The British government under Prime Minister Rishi Sunak has reiterated its commitment to a fixed deadline for the sale of new petrol and diesel cars by 2030, The Times reports. This decision follows years of calls from automakers for clearer guidance on the transition to electric vehicles (EVs).
Ministers are expected to present a timetable for this transition in the coming weeks to ensure the 2030 deadline is met. Furthermore, the government will not relax electric vehicle targets. This decision is seen as crucial to maintaining the confidence of manufacturers who have invested heavily in producing electric vehicles in the UK.
Although some Tory MPs have put pressure on Sunak to relax net zero emissions plans, the government’s commitment to the 2030 deadline shows its intention to be “proportionate and pragmatic” about any changes. This firm stance may not be welcomed by those who favor a more relaxed approach.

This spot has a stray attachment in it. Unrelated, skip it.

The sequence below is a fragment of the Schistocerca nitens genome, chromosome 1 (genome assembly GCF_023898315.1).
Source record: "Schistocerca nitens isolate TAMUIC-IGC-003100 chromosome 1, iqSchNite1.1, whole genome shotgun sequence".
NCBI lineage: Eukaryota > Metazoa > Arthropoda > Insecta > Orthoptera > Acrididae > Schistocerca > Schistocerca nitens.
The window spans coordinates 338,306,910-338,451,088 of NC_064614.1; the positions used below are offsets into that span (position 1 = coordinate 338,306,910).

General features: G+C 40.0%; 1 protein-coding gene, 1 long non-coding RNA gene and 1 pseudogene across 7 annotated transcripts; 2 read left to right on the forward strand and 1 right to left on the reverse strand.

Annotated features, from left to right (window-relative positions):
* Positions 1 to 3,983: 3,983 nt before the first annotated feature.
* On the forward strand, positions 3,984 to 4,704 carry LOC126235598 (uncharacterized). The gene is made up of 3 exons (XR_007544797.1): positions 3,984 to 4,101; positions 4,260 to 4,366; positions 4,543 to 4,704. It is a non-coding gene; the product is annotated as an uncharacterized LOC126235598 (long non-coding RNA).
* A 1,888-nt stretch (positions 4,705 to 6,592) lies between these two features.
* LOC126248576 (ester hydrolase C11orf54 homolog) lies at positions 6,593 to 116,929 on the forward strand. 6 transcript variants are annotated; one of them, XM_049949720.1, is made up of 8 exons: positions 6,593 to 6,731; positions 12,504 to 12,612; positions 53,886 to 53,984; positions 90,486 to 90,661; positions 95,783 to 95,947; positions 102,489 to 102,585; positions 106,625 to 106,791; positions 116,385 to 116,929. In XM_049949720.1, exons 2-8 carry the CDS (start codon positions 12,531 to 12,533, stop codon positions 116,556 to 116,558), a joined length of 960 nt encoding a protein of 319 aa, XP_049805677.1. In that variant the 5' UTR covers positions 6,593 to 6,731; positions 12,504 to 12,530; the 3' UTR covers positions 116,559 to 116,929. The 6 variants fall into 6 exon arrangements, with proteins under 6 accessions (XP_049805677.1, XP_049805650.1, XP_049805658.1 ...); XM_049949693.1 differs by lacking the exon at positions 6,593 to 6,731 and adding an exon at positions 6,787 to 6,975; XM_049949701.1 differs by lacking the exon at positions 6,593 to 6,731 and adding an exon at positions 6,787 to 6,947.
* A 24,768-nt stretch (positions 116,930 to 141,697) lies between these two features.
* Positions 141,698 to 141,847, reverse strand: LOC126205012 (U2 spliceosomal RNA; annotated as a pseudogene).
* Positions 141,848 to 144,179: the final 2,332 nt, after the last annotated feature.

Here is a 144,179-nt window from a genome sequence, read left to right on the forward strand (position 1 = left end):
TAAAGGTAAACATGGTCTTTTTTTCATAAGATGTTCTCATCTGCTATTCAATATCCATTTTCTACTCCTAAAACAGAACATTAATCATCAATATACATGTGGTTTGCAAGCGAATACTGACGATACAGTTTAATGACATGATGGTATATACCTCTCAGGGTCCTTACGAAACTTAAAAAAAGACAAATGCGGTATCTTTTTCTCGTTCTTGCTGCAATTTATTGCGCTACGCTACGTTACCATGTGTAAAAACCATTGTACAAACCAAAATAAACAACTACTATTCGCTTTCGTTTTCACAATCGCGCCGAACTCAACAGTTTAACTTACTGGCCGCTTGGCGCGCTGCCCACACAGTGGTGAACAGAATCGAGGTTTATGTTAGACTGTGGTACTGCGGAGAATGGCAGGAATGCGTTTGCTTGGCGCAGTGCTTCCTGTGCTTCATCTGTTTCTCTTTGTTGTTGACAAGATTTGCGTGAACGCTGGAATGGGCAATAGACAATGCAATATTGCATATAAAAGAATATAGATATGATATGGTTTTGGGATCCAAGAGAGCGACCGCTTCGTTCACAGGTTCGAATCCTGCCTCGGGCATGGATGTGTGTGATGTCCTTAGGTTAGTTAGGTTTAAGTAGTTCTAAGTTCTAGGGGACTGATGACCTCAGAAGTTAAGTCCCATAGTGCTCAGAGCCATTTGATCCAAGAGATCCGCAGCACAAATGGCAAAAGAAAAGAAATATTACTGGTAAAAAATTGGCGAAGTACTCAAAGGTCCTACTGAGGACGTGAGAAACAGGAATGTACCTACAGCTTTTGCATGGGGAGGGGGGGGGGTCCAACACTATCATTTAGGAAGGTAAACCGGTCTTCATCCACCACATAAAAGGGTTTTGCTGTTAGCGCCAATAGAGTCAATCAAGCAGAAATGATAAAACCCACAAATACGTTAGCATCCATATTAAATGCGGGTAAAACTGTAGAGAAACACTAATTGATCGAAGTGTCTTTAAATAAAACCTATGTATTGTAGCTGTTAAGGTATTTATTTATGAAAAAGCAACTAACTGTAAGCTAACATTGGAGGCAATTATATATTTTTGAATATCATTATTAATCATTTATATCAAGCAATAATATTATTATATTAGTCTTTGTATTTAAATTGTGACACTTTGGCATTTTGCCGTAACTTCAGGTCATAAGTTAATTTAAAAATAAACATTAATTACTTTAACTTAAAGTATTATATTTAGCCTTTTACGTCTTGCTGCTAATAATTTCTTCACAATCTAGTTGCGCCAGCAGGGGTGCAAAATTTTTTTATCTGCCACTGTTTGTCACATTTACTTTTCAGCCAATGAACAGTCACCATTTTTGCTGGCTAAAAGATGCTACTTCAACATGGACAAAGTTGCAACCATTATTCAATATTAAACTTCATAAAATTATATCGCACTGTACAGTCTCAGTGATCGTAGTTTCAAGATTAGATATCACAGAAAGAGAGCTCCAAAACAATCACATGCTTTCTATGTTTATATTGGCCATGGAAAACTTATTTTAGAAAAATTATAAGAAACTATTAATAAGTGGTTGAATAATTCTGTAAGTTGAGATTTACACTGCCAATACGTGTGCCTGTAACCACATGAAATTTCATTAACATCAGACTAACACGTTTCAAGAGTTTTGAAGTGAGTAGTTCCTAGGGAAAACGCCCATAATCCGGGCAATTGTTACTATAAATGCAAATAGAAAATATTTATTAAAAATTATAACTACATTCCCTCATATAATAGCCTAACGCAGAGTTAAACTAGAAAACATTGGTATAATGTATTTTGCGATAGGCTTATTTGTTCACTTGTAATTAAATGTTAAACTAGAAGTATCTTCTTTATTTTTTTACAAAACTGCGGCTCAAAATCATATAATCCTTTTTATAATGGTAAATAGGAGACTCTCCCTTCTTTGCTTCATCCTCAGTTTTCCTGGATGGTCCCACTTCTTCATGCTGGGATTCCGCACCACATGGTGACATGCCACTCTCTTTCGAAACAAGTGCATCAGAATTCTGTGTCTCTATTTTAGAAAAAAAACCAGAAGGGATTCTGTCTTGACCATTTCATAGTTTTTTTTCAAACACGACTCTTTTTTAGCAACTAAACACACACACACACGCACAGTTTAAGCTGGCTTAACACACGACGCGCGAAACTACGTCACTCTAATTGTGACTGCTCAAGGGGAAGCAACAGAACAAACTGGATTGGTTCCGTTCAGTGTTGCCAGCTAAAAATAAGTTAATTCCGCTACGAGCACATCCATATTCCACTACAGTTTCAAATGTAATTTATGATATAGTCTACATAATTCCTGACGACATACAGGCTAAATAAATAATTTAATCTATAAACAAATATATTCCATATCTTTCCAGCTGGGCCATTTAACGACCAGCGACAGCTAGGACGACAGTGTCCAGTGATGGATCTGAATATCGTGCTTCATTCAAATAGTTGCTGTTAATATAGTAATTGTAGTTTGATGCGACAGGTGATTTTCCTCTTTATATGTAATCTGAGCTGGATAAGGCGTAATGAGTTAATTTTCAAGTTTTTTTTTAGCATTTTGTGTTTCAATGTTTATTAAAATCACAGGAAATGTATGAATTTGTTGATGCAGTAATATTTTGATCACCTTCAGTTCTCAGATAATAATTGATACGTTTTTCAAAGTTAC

The House of Lords inquiry into electric vehicle charging infrastructure continued this week, with experts from National Grid and Zapmap coming under scrutiny. The government aims to have 300,000 public charging points in the country by 2030, but there are currently just over 44,000. This highlights the need for greater investment and improvements in charging infrastructure to support the widespread adoption of electric vehicles.
In conclusion, the UK Government’s commitment to an unchangeable deadline for sales of new petrol and diesel vehicles in 2030 shows its determination to accelerate the transition to electric vehicles. This decision provides much-needed clarity to car manufacturers and creates a sense of certainty about the future of electric vehicle production in the UK.